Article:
The Red Cross is warning that a growing number of Afghan civilians are being deprived of medical care because of increasing violence throughout the country, just days after two aid workers were killed in an unprovoked attack.
A group from the Afghan Red Crescent was driving a mobile clinic in a northern province of Afghanistan when the group – including a pharmacist, doctor, and vaccination worker – was attacked by two men with firearms. The Red Crescent said that the route had been used previously and was never considered dangerous for aid workers.
Although the Red Cross has maintained a presence in Afghanistan for the last 25 years and has pledged to remain after the U.S. military presence withdrawals in 2014. Increased fighting in various regions has severely limited the organization’s capacity to reach Afghans in need of medical care.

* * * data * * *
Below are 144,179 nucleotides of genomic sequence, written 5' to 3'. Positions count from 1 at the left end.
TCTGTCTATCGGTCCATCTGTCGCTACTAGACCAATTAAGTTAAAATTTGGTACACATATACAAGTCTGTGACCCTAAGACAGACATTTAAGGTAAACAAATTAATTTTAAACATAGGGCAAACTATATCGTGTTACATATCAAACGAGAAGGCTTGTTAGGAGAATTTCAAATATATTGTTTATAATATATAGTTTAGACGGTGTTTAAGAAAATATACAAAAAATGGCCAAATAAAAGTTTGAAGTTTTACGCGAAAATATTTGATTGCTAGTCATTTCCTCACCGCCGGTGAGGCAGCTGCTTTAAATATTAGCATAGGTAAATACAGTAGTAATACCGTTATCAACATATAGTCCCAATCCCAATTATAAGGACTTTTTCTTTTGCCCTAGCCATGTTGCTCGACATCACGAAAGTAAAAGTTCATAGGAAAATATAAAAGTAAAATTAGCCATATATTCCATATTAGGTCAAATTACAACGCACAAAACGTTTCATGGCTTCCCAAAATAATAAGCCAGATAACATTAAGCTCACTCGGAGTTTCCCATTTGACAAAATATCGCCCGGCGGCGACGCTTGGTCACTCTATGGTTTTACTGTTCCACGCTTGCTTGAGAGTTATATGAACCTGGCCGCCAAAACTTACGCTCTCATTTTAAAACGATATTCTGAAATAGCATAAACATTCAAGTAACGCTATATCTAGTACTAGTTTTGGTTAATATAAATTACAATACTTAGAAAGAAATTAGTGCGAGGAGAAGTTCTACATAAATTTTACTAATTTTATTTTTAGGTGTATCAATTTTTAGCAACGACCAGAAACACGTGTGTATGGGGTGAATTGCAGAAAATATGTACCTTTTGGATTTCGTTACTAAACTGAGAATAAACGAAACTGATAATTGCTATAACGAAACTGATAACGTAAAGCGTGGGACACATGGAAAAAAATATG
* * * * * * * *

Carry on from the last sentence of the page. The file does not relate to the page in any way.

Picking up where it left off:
The Red Cross stated that roadblocks, roadside bombs, and random attacks on civilians are making it increasingly difficult for aid workers and doctors to travel to civilians in need of medical attention in rural areas, and are also stopping those in need from traveling to doctors and hospitals as well. In addition, the aid organization asserted that as NATO and U.S. troops withdrew from the country, “dwindling international attention” will drive resources and healthcare away from Afghan civilians.
– Christina Kindlon